There is a file that keeps infected with this code. I can’t figure out why. So I want to log who upload or change the file. Is there a way to log who upload or change a spesific file?
PS: There is no FTP login. We only use SSH and Plesk.
Yes, there is. The audit subsystem has some pretty neat accounting features.
Running the following command will audit changes to the file:
auditctl -w /my/specificly/modified/file.txt -p w -k "suspect file change"
This will setup a watch on this file, whenever it is modified by a write the change will be logged, and be logged quite extensively.
You can check the logs doing:
ausearch -i -k "suspect file change"
This will return output such as:
type=PATH msg=audit(05/08/2012 17:32:32.353:13118) : item=1 name=/tmp/test.txt inode=5767528 dev=fd:00 mode=file,644 ouid=root ogid=root rdev=00:00 obj=staff_u:object_r:user_tmp_t:s0 type=PATH msg=audit(05/08/2012 17:32:32.353:13118) : item=0 name=/tmp/ inode=5767169 dev=fd:00 mode=dir,sticky,777 ouid=root ogid=root rdev=00:00 obj=system_u:object_r:tmp_t:s0 type=CWD msg=audit(05/08/2012 17:32:32.353:13118) : cwd=/home/matthew/Testbed/C/fanotify type=SYSCALL msg=audit(05/08/2012 17:32:32.353:13118) : arch=x86_64 syscall=unlinkat success=yes exit=0 a0=0xffffffffffffff9c a1=0xb540c0 a2=0x0 a3=0x7fff50cfba20 items=2 ppid=13699 pid=2773 auid=matthew uid=root gid=root euid=root suid=root fsuid=root egid=root sgid=root fsgid=root tty=pts0 ses=2 comm=rm exe=/usr/bin/rm subj=staff_u:sysadm_r:sysadm_t:s0 key=some file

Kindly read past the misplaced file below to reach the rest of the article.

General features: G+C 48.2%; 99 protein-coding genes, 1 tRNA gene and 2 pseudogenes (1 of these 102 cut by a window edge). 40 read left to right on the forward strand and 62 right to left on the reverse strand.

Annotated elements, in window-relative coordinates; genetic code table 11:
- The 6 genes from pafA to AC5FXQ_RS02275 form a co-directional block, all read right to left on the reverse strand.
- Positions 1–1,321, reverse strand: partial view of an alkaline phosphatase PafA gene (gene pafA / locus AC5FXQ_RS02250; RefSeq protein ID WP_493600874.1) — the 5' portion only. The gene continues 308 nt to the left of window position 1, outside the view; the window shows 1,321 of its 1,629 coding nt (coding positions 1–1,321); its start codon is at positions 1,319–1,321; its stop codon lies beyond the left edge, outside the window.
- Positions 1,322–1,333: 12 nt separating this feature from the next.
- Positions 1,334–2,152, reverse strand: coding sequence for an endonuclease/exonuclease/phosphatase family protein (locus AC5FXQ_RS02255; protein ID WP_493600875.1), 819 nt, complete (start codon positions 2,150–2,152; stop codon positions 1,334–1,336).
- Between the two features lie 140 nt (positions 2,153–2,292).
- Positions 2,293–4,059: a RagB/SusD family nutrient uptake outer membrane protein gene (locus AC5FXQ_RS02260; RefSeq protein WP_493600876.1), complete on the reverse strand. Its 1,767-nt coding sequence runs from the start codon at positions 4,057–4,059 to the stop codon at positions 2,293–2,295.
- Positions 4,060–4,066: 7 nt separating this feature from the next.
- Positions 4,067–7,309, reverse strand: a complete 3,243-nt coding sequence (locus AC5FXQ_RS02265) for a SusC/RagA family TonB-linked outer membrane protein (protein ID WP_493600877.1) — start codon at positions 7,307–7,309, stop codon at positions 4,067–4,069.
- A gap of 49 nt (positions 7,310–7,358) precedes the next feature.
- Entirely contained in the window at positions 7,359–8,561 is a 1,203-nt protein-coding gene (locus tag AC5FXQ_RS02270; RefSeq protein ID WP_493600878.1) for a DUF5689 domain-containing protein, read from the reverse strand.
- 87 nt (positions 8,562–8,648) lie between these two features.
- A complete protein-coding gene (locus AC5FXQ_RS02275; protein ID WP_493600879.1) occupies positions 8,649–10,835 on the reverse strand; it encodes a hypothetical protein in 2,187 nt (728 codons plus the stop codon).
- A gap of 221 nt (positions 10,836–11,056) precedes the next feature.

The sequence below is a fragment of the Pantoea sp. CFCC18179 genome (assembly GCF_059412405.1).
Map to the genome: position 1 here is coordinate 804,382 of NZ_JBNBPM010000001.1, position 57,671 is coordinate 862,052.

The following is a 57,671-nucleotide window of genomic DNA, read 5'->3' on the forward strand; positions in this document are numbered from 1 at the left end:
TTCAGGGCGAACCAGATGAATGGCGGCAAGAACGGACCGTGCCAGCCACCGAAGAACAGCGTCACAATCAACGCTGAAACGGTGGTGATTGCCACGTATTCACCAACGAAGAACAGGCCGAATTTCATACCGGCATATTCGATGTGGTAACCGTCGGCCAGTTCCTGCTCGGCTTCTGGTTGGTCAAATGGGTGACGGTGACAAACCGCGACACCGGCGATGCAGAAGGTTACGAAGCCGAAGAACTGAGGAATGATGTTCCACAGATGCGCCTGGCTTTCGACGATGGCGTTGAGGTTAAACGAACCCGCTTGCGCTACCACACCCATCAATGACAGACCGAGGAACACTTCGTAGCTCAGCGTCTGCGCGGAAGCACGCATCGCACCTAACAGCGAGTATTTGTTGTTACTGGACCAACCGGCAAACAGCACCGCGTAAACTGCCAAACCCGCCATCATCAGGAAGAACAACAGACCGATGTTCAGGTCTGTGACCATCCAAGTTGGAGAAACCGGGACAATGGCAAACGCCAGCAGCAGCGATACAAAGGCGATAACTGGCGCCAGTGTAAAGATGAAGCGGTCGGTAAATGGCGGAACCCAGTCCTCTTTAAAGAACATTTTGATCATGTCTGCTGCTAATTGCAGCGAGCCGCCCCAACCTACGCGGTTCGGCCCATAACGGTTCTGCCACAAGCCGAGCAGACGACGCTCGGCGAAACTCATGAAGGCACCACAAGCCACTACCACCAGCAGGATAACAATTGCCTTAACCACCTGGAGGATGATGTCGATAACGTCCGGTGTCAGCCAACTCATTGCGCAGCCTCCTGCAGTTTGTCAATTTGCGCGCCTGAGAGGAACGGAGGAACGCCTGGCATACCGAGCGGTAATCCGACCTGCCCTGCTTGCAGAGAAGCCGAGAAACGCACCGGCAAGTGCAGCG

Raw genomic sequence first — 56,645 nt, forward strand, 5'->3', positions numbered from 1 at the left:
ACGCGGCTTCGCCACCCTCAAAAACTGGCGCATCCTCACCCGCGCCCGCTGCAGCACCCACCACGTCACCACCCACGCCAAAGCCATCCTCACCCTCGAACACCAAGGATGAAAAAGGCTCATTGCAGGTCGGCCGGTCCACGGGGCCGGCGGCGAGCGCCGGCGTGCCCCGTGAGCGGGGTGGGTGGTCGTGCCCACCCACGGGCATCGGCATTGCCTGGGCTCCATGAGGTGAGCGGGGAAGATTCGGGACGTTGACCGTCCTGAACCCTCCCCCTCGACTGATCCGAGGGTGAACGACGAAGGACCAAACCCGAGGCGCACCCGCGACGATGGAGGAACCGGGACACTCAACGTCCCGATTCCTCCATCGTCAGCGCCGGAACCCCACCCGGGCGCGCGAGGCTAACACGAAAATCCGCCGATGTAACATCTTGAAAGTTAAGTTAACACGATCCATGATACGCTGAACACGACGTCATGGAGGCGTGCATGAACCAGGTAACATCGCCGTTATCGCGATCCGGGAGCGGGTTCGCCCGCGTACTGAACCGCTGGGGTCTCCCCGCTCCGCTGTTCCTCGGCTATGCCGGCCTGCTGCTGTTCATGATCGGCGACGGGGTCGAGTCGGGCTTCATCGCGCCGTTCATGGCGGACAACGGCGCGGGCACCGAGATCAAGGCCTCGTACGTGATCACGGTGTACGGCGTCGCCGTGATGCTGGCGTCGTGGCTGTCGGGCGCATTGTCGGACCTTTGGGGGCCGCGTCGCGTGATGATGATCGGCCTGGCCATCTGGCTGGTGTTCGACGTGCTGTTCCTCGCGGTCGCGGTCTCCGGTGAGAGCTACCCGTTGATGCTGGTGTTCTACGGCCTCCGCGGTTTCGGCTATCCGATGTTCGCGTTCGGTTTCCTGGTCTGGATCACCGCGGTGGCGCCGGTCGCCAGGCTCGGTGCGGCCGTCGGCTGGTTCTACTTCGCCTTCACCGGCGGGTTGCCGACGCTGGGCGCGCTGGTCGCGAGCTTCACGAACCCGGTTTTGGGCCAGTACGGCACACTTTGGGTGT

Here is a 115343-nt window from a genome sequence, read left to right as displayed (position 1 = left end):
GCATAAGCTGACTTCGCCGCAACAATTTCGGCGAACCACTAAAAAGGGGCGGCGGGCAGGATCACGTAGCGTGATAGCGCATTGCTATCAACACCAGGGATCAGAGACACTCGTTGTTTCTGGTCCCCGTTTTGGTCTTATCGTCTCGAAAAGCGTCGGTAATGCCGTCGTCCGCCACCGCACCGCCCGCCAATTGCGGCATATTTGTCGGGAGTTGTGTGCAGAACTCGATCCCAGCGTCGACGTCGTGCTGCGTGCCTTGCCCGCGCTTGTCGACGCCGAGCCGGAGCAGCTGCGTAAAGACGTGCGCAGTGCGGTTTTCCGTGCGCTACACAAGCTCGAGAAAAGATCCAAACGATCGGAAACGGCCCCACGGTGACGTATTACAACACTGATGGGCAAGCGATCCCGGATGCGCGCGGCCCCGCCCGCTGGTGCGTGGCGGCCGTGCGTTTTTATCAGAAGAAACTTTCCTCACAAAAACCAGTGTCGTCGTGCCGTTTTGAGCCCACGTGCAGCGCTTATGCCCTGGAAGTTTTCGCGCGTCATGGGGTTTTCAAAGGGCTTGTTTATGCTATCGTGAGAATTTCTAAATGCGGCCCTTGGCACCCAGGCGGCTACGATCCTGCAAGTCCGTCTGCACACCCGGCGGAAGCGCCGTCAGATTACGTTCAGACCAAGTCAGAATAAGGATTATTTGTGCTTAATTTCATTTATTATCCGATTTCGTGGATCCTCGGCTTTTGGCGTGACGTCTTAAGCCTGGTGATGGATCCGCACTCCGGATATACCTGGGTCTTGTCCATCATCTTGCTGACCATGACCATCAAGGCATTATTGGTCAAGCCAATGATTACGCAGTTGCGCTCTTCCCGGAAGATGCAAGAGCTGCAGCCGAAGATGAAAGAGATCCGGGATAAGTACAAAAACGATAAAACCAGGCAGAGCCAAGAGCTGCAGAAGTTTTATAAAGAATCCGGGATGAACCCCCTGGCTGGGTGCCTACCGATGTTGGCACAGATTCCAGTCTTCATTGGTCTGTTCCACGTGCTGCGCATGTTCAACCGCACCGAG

If you want something stronger, you can go for something that, say watches for any deletions by a user not normally inclined to do that. For performance the more specific the rule the better..
auditctl -a exit,always -F arch=b64 -S unlink -S rmdir -F auid=78 -F dir=/var/www/vhost
The -F defines the filters and the -S defines the syscalls, the more filters the less intensive it is on the kernel to track it. So in this case I filter on the user (apache), the vhosts directory and arch. Arch becomes important b64 being 64 bit b32 for 32 bit.
You can set these up long-term by putting the rules in /etc/audit.rules.